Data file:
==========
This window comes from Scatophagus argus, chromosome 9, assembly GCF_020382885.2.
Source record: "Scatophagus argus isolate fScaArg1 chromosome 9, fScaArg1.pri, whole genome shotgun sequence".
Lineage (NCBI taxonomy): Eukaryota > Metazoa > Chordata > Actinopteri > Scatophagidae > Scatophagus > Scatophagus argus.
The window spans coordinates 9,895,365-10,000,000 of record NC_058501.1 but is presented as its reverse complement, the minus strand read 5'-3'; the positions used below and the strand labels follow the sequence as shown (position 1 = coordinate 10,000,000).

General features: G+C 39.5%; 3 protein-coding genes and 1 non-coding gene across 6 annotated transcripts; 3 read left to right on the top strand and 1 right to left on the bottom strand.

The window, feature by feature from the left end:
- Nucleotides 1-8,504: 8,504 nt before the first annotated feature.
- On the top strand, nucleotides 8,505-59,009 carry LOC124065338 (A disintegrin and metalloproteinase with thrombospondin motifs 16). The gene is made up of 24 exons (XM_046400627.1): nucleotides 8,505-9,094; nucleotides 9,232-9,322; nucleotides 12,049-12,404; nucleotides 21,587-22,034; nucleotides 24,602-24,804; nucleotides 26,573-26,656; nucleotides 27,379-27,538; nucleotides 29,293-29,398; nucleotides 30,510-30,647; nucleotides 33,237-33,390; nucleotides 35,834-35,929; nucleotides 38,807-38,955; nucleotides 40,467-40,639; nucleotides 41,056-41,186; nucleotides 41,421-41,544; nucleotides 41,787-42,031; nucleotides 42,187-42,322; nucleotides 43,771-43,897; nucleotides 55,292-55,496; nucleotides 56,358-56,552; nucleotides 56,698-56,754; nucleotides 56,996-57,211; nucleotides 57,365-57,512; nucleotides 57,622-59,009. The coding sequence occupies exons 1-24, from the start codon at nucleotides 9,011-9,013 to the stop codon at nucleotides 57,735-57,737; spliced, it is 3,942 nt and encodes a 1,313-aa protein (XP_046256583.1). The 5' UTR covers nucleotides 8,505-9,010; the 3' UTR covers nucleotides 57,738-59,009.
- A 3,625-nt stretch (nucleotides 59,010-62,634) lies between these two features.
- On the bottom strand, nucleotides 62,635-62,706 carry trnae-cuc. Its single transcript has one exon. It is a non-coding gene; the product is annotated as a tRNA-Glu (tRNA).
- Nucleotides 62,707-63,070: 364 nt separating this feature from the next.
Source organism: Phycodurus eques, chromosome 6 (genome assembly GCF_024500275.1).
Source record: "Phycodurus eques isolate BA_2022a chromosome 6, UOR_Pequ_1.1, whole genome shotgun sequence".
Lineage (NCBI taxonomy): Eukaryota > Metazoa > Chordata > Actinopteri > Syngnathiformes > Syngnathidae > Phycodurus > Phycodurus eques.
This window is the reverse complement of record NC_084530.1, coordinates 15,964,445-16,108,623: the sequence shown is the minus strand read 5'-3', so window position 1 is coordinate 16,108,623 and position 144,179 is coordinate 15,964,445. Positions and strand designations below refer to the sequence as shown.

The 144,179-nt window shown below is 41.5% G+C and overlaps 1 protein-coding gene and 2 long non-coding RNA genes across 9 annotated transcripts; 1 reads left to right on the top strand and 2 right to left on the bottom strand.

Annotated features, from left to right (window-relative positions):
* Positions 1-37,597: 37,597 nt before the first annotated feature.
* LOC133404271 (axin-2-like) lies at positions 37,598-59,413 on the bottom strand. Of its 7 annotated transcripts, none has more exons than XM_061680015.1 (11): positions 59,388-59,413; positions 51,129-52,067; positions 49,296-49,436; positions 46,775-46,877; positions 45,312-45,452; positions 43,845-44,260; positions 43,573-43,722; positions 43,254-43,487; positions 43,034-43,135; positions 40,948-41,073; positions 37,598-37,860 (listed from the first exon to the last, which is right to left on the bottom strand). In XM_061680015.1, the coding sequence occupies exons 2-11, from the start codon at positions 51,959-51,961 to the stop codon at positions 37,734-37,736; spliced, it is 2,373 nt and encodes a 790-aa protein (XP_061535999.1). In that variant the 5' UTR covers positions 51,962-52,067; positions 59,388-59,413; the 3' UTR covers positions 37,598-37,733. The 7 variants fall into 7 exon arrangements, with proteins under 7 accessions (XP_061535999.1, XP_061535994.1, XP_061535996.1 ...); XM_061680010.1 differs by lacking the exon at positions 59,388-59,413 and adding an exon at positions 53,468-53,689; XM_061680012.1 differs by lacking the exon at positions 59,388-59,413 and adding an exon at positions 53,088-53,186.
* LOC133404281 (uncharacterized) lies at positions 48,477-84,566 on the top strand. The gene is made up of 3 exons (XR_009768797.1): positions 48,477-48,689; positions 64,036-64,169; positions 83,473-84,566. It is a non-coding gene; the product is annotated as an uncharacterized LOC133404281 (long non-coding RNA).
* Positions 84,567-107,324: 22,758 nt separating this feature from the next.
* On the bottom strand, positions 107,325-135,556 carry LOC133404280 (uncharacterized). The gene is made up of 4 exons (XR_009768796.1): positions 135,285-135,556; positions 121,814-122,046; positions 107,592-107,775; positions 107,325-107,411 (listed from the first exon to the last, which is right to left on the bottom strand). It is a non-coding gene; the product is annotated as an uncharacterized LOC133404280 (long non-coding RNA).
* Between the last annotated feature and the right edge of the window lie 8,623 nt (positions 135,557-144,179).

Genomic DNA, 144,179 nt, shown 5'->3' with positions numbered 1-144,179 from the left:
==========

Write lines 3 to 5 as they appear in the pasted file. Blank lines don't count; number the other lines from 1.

Lineage (NCBI taxonomy): Eukaryota > Metazoa > Chordata > Actinopteri > Scatophagidae > Scatophagus > Scatophagus argus.
The window spans coordinates 9,895,365-10,000,000 of record NC_058501.1 but is presented as its reverse complement, the minus strand read 5'-3'; the positions used below and the strand labels follow the sequence as shown (position 1 = coordinate 10,000,000).

General features: G+C 39.5%; 3 protein-coding genes and 1 non-coding gene across 6 annotated transcripts; 3 read left to right on the top strand and 1 right to left on the bottom strand.